Write What Scares You

Perhaps your writing is boring. There’s no shame in it. Most writing is dull, and I myself have written a lot of monochromatic dross in the past. But you don’t have to resign yourself to this. There are ways to be more exciting. And one of the first things you should look at is whether you’re writing things you’re scared about. When you’re terrified to write something, it’s often a good sign.

This doesn’t mean write everything you’re scared about. Some opinions will indeed get you fired and exiled from polite society. You probably don’t want to die on an ice floe alone. 1 It just means taking fear as a recommendation to consider. If the idea of writing something fills you with fear, take the time to examine whether it’s a sign that you’re on the right track. 

Often, when you’re afraid, it’s because you’re considering a subject that touches on your deepest concerns. Thus, if you put it down, and your piece is ignored and rejected, in some way you’re being ignored and rejected. Your reader is looking at your heart and then deciding to Pinterest about couches instead of caring.

But look. You’re going to be ignored anyway. By default, nobody cares much about you. So you have two choices. Either crystallize what matters to you and express it, and either electrify your readers or be ignored, or don’t, and definitely be ignored. And if people really dislike you when you put yourself on the page, they weren’t going to like you anyway. You might as well make it official. Plus they’re probably assholes, and you shouldn’t let assholes run your creative life.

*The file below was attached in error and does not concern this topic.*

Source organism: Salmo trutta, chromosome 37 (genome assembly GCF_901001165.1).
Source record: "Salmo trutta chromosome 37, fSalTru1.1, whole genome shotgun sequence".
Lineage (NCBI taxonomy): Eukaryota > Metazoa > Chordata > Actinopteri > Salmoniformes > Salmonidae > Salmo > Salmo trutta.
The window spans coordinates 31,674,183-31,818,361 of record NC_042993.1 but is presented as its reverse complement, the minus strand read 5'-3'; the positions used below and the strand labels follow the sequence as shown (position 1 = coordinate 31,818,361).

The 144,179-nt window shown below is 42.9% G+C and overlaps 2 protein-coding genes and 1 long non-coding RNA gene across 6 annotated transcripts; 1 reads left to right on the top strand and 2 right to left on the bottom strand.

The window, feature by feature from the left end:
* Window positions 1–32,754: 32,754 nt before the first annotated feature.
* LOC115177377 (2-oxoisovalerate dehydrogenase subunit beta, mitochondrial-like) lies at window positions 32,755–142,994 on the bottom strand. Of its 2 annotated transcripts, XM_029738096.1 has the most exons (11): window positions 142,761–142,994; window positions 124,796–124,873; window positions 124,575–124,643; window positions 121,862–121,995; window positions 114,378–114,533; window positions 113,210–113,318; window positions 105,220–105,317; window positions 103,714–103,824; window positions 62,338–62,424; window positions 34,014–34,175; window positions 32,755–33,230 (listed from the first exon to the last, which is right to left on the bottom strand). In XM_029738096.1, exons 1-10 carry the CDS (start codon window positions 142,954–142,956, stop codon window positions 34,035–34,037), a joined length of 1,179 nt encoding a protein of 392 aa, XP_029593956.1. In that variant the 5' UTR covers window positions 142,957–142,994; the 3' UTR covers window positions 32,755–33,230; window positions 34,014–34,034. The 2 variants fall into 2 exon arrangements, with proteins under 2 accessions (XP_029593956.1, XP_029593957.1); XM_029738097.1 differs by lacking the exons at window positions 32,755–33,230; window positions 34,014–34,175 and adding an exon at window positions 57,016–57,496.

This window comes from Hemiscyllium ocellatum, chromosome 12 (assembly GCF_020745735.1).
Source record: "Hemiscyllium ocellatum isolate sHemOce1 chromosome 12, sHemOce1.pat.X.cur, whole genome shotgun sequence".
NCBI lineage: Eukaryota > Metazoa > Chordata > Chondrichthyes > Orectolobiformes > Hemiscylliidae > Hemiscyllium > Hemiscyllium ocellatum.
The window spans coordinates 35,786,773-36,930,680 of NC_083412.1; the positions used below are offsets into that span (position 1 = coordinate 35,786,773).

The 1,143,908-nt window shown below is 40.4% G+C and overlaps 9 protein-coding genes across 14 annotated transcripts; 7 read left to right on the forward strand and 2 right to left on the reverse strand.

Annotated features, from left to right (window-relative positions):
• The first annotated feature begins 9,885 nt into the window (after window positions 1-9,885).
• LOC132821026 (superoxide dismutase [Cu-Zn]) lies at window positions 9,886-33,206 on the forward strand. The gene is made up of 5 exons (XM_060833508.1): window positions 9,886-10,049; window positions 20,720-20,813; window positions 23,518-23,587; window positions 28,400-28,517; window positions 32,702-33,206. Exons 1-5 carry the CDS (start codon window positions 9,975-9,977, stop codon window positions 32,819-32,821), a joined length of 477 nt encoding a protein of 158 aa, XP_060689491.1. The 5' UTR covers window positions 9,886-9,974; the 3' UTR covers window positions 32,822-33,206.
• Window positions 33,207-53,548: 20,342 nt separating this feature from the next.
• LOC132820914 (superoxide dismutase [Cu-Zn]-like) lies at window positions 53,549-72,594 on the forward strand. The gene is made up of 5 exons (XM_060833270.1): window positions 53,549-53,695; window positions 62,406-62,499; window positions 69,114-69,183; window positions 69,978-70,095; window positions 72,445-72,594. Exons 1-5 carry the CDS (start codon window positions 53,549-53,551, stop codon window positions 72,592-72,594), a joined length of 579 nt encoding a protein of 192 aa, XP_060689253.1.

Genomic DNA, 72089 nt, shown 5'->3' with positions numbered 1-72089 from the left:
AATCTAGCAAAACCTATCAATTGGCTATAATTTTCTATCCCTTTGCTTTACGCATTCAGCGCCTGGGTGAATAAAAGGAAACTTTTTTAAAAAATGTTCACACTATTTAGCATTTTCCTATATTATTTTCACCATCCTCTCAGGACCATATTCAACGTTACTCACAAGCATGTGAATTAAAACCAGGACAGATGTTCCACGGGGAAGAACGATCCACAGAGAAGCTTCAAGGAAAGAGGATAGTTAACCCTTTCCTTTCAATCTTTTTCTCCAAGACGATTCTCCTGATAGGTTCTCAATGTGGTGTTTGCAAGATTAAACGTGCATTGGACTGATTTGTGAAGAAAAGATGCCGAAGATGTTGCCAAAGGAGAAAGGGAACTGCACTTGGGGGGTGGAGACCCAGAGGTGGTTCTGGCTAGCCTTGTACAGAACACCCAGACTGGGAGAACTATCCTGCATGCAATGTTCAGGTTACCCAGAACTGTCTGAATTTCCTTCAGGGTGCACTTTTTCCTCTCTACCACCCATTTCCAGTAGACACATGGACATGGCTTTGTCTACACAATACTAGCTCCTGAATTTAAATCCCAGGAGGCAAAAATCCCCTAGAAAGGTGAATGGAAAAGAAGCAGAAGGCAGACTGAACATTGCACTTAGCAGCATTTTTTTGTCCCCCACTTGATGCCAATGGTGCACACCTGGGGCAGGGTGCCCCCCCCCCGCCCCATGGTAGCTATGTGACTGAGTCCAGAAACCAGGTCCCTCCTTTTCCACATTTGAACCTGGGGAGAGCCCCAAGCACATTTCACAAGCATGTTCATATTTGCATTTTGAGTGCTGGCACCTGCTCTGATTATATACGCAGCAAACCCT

Another source of fear is feeling that your chosen subject is stupid or obvious. This definitely means you should write about it. Either it means you’re writing something that’s obvious to you and not others, or that you’re saying what everyone else is thinking and not saying, or you’re reminding readers of an eternal truth that they might have forgotten about. (After all, we can only hold like two concepts in our minds at once.) These are all good things.

If you write about something safer, something you feel is a Valid Subject that befits a civilized person such as yourself, it could be good. But it’ll probably be missing some vitality. Okay, fine: you can’t write thunderbolts thrown by your soul every time. And sometimes a listicle about automating your to-do list is what a reader needs.

But if you never do it, you’ll probably never write anything exceptional. Sincerity is real. You can feel it on the page. You know what it feels like when you read something that breaks through all the falsity and pageantry of most communication. Give that to your readers. 

This principle also applies when you’re working on a large project like a book and you’re figuring out what you’re going to omit or include. If your novel contains a scene that might make you seem eccentric or sentimental or perverted, go there. Your pathologies are everyone’s. Don’t be narcissistic and assume that you’re the only one who’s fucked up inside. 


Also you could just use a pen name.